Available to listeners for the first time, Sucker’s Portfolio showcases a collection of seven never-before-published works from Kurt Vonnegut, one of the greatest writers of the 20th century. Short, sardonic, and dark, these six brief fiction stories and one non-fiction piece are consummate Vonnegut with piercing satire and an eye for life’s obscene inanity. Also available for the first time is an unfinished science-fiction short story, included in the appendix.
These stories trace trivial human lives and mundane desires, which is precisely where Vonnegut’s inimitable perspective as a humanist shines, illuminating his alternating hopeful and dismal outlook, although undoubtedly focusing on the latter. Here as in his greatest novels, Vonnegut’s writing takes us to the darkest corners of the human soul and with wit and humor, manages to remind us of our potential to be something greater.
©2012 Kurt Vonnegut, Jr., Copyright Trust (P)2013 Brilliance Audio, Inc.
People say I resemble my dog (and vice-versa). He can hear sounds I can't hear, but I'm the one who listens to audiobooks.
We don't know why Kurt Vonnegut chose to leave these stories (and one essay) unpublished during his lifetime. The facile explanation is that he didn't think they were good enough to publish. Some reviewers have dismissed them based on that assumption.
But we also don't know when Vonnegut wrote them (the essay was written in 1992). We know he gave up on the short story as a literary form quite some time ago, so we can surmise that these are from the same era as those found in the two collections published while he was alive.
We also know that three of the stories in Bagombo Snuff Box were rewritten by Vonnegut for its 1999 publication because he was dissatisfied with them, even though they had already been published elsewhere. The stories in Sucker's Portfolio were never published. Maybe they were rejected, maybe Vonnegut didn't even submit them, maybe he was still working on them, even though all but one are complete as is.
But I can't dismiss them out of hand based solely on the fact that they were never published before. That's because there is some good stuff here -- there is only one story that I didn't like and didn't get at all. But the stories are uneven, some more so than others. They are also too O Henrian, clearly crafted to set up the ironic final reveal, which harks back to Vonnegut's explanation of why he gave up on the form, because it was "too cute".
The bottom line: if you haven't already read all of Vonnegut's novels -- especially his first seven novels -- and the Welcome to the Monkey House collection of stories, that's where you should be going right now. But if you're a completist like me who has already read everything else, there is definitely enough here to keep you interested.
Unfortunately, the narration doesn't enhance the experience. Especially the voices -- most especially the female voices, who all come off with the same mousy, scared tone that is borderline offensive.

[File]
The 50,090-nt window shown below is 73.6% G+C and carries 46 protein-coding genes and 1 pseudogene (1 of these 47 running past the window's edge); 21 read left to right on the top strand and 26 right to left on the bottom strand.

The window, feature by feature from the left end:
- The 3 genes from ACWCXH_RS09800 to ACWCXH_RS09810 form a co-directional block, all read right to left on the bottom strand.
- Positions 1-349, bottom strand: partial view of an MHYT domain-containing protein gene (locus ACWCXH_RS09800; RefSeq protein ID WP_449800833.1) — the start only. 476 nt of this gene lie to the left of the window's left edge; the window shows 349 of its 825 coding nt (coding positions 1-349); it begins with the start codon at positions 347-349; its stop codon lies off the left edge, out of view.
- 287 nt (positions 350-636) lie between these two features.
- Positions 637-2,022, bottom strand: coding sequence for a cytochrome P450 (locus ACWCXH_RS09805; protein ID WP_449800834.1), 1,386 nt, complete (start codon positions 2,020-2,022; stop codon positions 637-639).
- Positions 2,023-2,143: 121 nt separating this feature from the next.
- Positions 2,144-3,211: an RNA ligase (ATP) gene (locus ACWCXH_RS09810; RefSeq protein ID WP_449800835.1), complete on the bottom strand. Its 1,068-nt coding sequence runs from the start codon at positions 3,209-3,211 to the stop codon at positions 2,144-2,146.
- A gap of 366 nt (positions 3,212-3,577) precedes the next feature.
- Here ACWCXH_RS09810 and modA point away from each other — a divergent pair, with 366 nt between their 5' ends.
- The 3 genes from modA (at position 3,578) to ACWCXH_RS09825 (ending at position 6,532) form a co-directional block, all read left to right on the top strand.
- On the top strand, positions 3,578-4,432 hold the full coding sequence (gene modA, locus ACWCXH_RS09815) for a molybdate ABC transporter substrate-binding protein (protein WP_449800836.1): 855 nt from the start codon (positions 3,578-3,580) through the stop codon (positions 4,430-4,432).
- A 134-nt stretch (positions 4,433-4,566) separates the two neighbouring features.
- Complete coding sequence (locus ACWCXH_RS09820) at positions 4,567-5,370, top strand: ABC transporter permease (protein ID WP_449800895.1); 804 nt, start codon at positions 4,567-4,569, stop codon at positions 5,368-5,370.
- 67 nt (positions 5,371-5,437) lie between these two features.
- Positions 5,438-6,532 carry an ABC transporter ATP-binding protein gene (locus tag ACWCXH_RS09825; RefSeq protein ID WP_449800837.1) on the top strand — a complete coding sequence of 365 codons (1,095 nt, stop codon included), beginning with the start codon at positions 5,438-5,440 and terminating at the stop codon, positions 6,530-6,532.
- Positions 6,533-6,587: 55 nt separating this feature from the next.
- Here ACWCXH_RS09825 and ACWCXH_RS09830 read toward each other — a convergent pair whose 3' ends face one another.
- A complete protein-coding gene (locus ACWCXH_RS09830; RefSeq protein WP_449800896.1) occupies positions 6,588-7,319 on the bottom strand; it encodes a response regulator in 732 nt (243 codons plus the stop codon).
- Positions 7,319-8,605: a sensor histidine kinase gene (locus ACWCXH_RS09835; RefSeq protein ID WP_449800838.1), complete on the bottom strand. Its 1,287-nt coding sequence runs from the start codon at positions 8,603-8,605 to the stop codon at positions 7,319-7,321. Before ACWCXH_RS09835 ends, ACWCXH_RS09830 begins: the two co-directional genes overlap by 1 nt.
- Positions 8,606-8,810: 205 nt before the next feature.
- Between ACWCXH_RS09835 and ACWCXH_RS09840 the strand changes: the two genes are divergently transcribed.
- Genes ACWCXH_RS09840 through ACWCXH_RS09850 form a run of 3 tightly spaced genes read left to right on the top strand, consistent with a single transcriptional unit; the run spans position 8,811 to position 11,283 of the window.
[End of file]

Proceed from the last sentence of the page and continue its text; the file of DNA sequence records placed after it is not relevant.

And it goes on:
Based on content, I would give this a 3 stars. I liked it, and the stories are masterfully crafted, but short stories rarely land with me. This is my first Vonnegut experience, and I definitely think I would pick up more of his full length work, based on what I saw here. The first two short stories were rather depressing and intriguingly strange, and my contentment with the stories went up as the book progressed. My favorite was the penultimate work, a nonfiction essay Vonnegut wrote in 1992 that I might briefly label as Vonnegut's take on "white guilt", but that is far from an all-encompassing description. If I were to rate it as an audiobook, I would bump it up to 4 stars! The narrator, Luke Daniels, is supremely talented! And as I said, short stories aren't really my cup of tea, so I probably would not have finished this without how much I liked this as an audiobook. Plus, the short stories are each between 20 and maybe 45 minutes for the most part, which made it great for listening to basically a whole story on my 25 minute commute to work.
He should not have published the unfinished science-fiction piece. It is really bad. The long, rambling opinion piece is also not ready for publication. But I enjoyed the short fiction. Funny stuff.
Kurt Vonnegut died in 2007. Like Samuel Clemens, he had a better than average grasp of human history, and like Samuel he used humor to point out our failings as a species. Unfortunately, while people appeared to like his humor, his message largely falls on deaf ears. If you read this book, be aware that, despite maintaining his sense of humor. And while he despairs of any hope that humanity will ever throw off our illusion of sanity and begin to remember our past, and see our present with loathing, he always maintained that we are what we pretend to be. Much of this book is a plea that we pretend to be something better.
It would have been better not to have tried this work.
Return to sender.
There's a good reason these haven't been published before.
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